Think global, act local on community engagement
The much heralded Localism Bill is about to shake up the way development plans are submitted for any major organisation, particularly in the burgeoning energy and environment sector.
As David Cameron’s vision of the Big Society starts to take shape, any major plan will need to take heed of local community sentiment.
The Localism Bill currently passing through Parliament at a great rate of knots – which should become law in October when it will receive Royal assent – will dramatically change the whole way that new development proposals are viewed and accepted or rejected.
The Bill creates an obligation for developers to ‘publicise the proposed application to bring the proposed application to the attention of a majority of the persons who live at, or otherwise occupy premises in the vicinity’.
For the energy industry particularly, this means planning in communications strategies that address local community opinions from the word go.
Organisations – whether private or public sector – planning developments from a nuclear power plant, to a renewable waste plant, or a housing development, will have to provide evidence they have listened to, acted on and incorporated local views into the final proposal.
This means embedding consultation and engagement activities into the plans from the outset. It will no longer be acceptable to ‘pay lip service’ and run one or two surveys among local people to see what they think.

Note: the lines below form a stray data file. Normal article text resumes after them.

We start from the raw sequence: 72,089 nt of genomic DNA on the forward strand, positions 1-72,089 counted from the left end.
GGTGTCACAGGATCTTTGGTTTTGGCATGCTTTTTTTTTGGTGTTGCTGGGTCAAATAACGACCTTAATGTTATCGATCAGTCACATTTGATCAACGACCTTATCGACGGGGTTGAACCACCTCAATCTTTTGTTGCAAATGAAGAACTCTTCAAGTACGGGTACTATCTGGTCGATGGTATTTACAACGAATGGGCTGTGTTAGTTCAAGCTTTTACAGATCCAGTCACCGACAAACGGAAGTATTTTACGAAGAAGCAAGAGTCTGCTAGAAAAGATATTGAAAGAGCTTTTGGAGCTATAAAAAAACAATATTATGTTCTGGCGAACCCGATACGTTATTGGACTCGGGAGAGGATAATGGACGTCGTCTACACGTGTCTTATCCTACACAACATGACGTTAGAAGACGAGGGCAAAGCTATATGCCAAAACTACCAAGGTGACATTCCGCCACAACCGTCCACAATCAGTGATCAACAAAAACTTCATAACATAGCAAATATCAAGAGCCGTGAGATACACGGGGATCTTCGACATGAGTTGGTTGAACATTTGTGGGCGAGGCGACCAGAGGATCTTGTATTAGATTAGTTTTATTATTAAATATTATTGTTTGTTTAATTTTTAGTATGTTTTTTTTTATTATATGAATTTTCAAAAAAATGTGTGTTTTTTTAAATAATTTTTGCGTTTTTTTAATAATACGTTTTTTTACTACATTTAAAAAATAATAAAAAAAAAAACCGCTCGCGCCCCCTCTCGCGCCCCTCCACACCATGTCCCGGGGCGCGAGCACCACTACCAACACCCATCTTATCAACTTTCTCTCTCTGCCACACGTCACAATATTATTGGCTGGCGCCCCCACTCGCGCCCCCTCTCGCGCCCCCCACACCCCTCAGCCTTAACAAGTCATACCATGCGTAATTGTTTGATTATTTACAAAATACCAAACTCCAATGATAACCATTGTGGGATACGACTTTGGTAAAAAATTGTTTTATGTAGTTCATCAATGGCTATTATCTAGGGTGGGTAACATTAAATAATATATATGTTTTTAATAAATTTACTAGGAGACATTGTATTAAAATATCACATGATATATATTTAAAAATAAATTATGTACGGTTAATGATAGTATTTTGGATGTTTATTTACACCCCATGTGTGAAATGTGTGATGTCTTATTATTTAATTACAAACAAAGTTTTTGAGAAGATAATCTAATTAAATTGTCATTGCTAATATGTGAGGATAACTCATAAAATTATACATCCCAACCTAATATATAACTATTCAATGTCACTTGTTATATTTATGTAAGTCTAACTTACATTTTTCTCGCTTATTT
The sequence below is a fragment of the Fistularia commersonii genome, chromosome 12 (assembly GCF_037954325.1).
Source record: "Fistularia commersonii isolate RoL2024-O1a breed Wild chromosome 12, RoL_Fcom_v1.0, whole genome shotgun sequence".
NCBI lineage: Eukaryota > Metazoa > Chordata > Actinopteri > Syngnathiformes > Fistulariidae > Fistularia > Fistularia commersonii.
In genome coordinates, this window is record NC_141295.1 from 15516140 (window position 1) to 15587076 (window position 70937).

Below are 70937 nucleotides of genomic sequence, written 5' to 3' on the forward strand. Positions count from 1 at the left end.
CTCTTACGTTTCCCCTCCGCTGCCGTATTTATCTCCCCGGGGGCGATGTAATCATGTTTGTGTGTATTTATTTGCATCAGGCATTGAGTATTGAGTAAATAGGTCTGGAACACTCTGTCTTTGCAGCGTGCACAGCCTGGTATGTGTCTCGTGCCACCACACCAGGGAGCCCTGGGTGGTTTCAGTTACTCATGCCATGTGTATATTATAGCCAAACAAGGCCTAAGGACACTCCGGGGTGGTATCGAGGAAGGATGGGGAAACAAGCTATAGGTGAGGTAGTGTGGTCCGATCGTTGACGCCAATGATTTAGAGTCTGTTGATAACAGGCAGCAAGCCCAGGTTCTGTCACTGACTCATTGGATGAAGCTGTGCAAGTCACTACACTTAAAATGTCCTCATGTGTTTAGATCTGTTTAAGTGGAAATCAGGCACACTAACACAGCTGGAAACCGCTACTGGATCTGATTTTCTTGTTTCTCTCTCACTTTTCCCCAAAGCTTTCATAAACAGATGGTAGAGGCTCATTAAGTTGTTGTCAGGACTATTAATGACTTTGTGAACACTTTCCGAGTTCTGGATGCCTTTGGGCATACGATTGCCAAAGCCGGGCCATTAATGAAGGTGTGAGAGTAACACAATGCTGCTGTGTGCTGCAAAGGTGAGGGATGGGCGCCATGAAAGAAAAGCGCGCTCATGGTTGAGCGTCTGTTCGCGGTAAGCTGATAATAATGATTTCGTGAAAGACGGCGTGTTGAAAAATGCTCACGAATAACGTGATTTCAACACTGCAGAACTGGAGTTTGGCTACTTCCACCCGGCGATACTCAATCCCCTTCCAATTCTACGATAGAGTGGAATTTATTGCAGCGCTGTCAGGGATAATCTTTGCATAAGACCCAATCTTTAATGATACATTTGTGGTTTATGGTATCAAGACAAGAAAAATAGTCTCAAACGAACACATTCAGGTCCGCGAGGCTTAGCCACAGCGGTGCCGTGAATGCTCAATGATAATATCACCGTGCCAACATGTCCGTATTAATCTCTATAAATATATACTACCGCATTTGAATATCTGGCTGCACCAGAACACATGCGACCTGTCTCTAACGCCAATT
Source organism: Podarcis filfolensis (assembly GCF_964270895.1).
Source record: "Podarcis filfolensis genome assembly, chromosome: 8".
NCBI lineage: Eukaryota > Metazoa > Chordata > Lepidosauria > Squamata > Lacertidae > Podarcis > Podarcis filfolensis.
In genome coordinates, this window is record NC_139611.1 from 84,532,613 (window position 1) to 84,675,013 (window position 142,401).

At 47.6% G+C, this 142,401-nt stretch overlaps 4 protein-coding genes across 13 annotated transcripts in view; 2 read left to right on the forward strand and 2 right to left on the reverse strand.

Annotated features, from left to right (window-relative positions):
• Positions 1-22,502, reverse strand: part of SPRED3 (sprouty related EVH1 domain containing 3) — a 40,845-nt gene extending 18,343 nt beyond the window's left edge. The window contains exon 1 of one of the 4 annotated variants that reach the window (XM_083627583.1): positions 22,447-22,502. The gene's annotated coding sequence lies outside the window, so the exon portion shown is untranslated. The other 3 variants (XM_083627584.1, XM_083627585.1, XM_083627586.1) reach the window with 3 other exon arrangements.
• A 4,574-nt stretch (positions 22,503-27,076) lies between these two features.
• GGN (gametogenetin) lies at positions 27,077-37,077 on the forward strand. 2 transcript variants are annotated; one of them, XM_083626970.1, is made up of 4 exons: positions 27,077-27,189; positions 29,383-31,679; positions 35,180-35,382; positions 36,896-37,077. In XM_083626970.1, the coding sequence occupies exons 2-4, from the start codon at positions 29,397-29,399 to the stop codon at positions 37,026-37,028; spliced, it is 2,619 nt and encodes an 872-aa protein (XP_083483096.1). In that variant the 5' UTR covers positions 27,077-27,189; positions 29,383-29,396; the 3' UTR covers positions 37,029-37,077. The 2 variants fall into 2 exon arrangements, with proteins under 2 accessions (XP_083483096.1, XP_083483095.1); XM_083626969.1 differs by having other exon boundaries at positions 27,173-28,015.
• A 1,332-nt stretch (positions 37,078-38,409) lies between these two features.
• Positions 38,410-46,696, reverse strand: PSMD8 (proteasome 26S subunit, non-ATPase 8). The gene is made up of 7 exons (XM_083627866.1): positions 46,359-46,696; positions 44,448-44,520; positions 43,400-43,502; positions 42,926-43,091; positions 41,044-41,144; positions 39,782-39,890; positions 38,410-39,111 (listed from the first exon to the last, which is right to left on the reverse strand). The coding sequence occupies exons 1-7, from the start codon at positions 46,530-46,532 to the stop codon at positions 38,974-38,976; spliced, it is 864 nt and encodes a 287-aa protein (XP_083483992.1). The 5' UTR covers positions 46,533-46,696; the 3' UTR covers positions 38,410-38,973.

For the energy industry particularly, there is the challenge of embracing local opinion, no matter how extreme or vocal it might be.
The various means of open, transparent communications could include public meetings, events, community workshops, online polls and surveys. It could – and should – even see a return to ‘door-knocking’ where large organisations openly speak to the communities affected by their plans.
Indeed, in an age when we now hold more communications tools, both online and offline, than ever before, those who see this as an opportunity should flourish, embedding engagement as part of their plans.
To be effective, any local consultation and engagement should be planned in early and should be considered as a long term commitment.
The challenge will be how to make the proposal easy to understand, using straightforward language.
The messages will need to be communicated in the audience’s choice also, whether electronically through e-mail, online, through social media or just plain, simple meetings and discussions. As if to emphasise this point, the government has drafted a Plain English Guide to the Bill.
Localism will be a challenge, yes, but also a huge opportunity.